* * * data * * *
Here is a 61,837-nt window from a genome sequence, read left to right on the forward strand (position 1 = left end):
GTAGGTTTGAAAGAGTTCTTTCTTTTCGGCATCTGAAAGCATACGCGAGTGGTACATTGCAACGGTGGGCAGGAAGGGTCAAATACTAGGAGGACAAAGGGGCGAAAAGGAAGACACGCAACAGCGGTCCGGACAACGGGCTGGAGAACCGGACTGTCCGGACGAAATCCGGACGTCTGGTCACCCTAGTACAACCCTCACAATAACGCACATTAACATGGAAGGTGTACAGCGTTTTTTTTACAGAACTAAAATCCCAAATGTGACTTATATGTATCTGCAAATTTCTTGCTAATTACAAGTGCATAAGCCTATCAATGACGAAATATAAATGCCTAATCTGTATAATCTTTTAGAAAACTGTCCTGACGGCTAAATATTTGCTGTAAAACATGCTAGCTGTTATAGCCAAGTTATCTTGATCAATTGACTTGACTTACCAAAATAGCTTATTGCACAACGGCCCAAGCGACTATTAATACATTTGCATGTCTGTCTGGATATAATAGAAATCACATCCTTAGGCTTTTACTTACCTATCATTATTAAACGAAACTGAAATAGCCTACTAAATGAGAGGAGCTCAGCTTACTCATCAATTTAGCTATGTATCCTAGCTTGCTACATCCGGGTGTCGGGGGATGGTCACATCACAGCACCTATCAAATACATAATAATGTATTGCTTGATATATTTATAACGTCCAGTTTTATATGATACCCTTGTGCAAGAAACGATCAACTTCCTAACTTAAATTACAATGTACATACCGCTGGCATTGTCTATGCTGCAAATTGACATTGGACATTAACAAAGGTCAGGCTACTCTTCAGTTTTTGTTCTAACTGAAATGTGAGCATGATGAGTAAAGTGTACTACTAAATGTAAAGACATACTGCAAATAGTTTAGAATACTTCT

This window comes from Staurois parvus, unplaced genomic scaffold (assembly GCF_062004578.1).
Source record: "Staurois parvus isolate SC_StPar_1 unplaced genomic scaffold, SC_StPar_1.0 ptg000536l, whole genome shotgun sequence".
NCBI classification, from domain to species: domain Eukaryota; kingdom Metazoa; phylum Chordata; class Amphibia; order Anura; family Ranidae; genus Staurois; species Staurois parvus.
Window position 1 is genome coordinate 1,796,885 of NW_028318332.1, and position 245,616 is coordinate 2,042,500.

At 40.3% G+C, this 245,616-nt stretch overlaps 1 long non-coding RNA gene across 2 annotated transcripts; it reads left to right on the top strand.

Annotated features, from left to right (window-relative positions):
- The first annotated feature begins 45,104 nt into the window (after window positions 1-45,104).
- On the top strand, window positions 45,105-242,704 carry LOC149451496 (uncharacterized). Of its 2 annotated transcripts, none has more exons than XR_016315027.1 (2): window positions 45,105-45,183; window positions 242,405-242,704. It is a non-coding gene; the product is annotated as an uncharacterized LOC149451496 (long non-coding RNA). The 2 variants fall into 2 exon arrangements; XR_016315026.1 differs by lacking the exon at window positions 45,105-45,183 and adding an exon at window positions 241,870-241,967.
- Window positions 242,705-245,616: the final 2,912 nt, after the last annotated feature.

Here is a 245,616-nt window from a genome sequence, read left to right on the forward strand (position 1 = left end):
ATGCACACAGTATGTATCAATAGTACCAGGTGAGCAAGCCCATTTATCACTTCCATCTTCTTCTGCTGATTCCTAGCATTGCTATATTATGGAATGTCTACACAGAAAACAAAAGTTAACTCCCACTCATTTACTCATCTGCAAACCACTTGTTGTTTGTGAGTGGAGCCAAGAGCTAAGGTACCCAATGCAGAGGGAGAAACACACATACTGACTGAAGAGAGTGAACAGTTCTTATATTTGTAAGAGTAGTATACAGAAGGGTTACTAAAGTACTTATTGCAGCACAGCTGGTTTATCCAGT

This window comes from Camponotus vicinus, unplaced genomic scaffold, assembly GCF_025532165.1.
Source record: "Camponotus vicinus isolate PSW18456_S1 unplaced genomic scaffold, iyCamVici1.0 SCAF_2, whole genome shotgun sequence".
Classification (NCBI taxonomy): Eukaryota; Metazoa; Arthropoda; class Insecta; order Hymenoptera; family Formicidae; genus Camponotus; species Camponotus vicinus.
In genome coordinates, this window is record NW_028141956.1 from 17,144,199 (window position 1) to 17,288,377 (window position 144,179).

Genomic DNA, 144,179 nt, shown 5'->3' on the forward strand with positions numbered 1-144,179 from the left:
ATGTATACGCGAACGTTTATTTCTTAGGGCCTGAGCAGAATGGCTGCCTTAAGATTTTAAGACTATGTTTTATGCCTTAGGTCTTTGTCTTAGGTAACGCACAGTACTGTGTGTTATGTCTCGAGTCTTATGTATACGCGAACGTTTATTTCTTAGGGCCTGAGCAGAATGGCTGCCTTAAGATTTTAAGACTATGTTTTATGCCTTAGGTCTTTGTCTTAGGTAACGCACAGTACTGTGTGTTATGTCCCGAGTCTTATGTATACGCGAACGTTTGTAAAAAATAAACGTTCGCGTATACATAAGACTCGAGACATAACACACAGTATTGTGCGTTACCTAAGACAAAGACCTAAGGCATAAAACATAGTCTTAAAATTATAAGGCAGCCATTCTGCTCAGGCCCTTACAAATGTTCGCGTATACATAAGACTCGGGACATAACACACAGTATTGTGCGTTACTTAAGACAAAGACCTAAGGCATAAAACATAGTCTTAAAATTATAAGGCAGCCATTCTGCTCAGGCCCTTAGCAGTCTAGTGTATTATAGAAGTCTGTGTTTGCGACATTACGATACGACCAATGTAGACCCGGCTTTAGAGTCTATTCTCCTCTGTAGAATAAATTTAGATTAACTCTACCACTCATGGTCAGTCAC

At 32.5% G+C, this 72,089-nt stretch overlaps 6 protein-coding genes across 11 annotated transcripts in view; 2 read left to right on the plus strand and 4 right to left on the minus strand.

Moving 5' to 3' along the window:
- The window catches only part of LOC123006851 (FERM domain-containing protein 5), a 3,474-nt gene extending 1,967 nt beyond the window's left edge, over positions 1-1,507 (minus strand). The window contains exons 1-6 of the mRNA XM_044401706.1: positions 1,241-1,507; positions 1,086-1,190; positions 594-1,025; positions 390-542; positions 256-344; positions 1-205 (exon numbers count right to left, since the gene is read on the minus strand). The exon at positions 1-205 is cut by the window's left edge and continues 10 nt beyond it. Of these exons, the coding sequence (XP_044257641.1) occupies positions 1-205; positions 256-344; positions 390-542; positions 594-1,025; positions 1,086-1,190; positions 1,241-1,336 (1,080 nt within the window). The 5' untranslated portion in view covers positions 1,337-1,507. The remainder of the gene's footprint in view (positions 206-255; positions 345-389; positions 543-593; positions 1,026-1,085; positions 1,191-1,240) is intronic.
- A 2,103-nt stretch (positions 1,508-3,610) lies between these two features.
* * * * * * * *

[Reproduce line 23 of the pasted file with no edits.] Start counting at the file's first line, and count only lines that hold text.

- A 2,103-nt stretch (positions 1,508-3,610) lies between these two features.